WASHINGTON — President Biden on Monday fired J. Brett Blanton, the federal official responsible for the maintenance and operation of the Capitol complex, amid bipartisan calls for his resignation after an investigative report accusing him of misusing his position and revelations that he avoided the Capitol during the Jan. 6, 2021, attack.
Mr. Blanton, who was appointed in 2019 as the architect of the Capitol, had been under scrutiny since last fall after a report by the inspector general of his office documented evidence supporting serious allegations against him. Among the accusations were that he had misused government-issued vehicles, misled investigators and impersonated a police officer on multiple occasions.
But concerns among lawmakers in both parties intensified at a 90-minute hearing on Friday in which Mr. Blanton gave noncommittal and at times contradictory answers about his conduct, including his decision to stay away from the Capitol during the Jan. 6 riot.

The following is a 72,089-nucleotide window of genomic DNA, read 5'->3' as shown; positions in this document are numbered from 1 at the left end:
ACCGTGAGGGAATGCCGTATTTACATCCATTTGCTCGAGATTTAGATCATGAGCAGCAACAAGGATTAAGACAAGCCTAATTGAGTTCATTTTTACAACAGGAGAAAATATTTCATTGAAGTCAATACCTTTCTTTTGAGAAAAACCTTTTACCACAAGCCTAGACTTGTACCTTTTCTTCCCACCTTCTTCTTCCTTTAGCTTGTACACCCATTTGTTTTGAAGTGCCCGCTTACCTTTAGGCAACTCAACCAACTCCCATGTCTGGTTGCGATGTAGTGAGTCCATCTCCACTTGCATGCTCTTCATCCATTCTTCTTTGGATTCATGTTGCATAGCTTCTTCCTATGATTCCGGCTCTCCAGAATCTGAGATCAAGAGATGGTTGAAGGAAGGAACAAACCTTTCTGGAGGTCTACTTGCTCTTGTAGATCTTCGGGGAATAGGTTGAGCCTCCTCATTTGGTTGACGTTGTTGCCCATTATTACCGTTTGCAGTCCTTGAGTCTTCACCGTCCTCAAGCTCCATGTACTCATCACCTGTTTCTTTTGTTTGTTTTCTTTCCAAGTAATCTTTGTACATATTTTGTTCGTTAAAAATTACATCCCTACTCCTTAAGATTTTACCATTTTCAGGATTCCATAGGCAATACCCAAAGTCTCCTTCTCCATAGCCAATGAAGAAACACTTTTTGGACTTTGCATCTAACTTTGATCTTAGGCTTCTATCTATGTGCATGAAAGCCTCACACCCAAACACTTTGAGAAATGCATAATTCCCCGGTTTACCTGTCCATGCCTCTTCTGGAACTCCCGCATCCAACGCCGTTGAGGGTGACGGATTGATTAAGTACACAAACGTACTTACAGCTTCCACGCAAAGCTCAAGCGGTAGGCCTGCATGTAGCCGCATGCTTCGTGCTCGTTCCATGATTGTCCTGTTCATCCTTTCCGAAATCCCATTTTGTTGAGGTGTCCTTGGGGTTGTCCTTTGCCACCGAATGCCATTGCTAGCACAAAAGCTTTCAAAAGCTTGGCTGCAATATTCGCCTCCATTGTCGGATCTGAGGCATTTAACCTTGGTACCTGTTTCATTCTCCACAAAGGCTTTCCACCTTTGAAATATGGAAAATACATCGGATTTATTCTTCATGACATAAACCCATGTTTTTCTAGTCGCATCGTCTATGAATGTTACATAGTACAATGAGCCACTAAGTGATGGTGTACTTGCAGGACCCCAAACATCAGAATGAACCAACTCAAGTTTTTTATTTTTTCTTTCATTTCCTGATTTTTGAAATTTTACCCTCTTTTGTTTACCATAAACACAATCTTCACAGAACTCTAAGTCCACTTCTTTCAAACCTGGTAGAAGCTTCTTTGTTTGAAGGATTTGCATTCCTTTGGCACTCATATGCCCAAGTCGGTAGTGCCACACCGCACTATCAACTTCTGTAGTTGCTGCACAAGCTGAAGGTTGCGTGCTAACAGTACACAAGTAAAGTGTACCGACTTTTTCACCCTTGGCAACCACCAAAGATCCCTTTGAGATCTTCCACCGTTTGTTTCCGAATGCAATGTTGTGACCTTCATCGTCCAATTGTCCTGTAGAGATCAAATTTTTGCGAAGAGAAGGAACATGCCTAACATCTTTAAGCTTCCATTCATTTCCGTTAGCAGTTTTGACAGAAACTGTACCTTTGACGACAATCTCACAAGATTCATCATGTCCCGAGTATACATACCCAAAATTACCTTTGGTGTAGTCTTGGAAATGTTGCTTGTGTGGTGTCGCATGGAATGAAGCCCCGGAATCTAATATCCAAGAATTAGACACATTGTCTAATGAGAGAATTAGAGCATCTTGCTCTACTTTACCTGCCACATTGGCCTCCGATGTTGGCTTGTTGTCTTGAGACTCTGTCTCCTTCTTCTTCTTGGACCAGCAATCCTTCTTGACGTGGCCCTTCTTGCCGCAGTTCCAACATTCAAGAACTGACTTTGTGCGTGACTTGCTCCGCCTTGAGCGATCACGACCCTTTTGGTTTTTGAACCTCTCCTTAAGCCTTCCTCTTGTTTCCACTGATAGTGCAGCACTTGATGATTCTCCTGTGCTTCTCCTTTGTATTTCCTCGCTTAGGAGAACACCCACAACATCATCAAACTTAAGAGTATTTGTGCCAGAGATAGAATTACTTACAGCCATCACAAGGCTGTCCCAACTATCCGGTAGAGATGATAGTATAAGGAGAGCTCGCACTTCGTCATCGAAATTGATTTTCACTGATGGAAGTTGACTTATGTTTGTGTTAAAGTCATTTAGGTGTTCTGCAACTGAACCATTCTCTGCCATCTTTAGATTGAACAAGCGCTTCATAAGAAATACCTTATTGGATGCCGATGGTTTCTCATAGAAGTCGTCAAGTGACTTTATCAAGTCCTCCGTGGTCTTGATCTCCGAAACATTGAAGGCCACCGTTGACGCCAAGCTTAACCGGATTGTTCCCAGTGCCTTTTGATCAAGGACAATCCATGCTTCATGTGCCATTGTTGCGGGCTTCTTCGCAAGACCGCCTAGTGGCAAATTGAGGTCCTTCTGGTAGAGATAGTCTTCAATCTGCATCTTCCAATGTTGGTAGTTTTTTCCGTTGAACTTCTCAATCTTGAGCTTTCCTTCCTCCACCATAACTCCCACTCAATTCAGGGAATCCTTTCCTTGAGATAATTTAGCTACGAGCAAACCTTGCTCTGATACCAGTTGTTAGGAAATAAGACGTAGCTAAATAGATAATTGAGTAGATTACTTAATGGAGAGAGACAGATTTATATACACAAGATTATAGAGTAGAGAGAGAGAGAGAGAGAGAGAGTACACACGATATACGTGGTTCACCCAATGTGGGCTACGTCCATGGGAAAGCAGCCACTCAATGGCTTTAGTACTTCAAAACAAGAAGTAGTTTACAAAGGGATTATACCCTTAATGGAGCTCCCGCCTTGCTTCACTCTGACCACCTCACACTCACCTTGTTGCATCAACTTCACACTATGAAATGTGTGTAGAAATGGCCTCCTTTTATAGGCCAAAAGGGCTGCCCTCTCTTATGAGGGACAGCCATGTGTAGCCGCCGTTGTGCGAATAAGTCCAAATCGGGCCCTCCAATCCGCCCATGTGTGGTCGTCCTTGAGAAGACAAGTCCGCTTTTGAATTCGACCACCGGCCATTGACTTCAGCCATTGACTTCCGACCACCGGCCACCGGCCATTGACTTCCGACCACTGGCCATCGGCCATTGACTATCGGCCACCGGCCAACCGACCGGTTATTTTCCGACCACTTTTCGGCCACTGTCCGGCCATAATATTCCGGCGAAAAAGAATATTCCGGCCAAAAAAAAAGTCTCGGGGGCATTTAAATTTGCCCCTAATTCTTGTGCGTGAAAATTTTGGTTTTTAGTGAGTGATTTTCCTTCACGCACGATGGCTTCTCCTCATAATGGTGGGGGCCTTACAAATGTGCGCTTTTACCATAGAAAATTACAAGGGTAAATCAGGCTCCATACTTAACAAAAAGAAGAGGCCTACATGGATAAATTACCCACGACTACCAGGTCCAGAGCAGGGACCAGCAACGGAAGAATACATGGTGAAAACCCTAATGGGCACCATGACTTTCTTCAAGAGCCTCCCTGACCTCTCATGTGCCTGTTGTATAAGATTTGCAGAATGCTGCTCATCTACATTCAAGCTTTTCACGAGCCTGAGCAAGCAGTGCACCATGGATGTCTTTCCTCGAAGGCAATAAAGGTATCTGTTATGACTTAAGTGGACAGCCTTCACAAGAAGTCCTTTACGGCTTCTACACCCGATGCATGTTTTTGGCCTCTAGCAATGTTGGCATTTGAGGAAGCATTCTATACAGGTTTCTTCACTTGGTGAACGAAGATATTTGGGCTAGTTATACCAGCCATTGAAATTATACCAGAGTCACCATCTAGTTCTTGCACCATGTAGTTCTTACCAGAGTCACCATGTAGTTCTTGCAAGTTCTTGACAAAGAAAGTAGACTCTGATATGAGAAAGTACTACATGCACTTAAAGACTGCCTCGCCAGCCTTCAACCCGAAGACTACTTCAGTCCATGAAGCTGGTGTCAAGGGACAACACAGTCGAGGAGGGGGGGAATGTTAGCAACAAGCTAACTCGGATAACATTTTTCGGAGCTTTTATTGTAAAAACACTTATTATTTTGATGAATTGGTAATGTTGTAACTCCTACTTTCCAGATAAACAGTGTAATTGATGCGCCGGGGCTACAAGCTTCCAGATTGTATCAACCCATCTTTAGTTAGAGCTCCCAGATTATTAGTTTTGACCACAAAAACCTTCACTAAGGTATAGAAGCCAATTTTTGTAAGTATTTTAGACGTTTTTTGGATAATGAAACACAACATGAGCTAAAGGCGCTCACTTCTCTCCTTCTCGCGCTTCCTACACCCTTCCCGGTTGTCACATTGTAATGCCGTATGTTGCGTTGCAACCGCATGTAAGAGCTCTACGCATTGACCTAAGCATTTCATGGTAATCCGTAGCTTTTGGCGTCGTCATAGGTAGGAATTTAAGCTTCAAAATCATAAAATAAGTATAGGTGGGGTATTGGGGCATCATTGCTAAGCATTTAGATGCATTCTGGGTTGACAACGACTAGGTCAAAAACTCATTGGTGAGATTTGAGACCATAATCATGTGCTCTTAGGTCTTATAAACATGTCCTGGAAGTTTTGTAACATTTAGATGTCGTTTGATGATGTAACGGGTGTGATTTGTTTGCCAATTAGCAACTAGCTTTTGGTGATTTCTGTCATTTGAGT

On Monday morning, Speaker Kevin McCarthy said on Twitter that Mr. Blanton “no longer has my confidence to continue in his job,” and should resign or be removed by Mr. Biden.
A White House official said that after conducting due diligence on the matter, the president had directed that Mr. Blanton be fired.
Representative Joseph D. Morelle of New York, the top Democrat on the House Administration Committee, which oversees Capitol operations, said in a statement that he agreed with the decision.
“President Biden did the right thing and heeded my call for action,” he said.
The architect of the Capitol’s office did not respond to requests for comment on Mr. Blanton’s removal.